While the data is spotily updated, it is clear that suicide rates across the country and in Los Angeles County are on the rise. Alarmingly on the rise. According to the American Foundation for Suicide Prevention, suicide is the 10th leading cause of death in the United States, with 44,965 deaths per year. The Los Angeles County Department of Public Health, Injury & Violence Prevention Program reported more than 3,600 completed suicides between 2005 and 2009. Men die by suicide more than women, and white men are most at risk. The rate is highest for middle-aged people.
Many Los Angeles residents are in another at-risk category: creatives. Studies by the U.K.’s Office for National Statistics and Sweden’s Karolinska Institute showed that people working in the arts are 25 to 50 percent more likely to die by suicide. “We have written about the ways in which journalists ignore the role of contagion in their reporting and how that can be a source of further risk for those who are vulnerable,” Romer says. “Those in the creative community who are currently in a crisis moment may be especially vulnerable because of their greater ability to empathize and identify with the deaths of celebrities” such as Spade.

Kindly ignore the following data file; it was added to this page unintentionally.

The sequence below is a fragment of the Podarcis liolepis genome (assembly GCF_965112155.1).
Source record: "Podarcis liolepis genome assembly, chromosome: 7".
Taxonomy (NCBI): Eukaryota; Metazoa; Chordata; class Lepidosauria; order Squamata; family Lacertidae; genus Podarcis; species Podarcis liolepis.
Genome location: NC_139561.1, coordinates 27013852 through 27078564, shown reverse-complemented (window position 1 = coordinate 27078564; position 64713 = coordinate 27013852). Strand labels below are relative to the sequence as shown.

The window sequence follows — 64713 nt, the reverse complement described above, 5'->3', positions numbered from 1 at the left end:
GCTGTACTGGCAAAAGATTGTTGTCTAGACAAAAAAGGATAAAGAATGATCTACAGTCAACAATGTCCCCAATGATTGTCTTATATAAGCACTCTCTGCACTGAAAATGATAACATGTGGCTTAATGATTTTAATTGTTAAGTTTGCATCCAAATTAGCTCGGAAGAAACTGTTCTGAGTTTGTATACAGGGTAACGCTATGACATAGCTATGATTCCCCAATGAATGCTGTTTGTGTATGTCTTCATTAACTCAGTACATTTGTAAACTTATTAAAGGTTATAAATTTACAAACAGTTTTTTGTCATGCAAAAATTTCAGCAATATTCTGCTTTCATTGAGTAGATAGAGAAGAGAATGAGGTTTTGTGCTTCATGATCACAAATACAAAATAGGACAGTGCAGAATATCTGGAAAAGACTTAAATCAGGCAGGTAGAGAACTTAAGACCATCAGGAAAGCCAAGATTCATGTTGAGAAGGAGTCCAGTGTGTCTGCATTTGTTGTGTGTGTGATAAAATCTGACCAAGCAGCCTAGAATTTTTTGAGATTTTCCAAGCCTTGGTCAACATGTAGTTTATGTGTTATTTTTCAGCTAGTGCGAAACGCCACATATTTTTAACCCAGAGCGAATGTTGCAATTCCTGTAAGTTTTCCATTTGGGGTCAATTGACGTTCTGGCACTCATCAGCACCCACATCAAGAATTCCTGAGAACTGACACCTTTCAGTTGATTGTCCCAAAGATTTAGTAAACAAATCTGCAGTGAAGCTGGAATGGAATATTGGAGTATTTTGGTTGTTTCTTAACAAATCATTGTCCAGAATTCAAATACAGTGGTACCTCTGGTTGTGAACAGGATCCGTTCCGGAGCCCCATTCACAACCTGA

So what do these trends and statistics mean? They mean we need to talk about suicide, especially in L.A.
Stigma is a dangerous barrier to learning more about and preventing suicide. When compassion and support replace shame and criticism, the opportunities for life-saving increase. Suicide often can be preventable.
We don’t know enough about suicide, but we know enough to change the persistent dialogue. There are common risk factors, most prominently depression and alcohol/substance abuse. Additional factors include mental illness, prolonged physical illness, unemployment, loneliness/isolation and a family history of suicide. Often, these factors occur together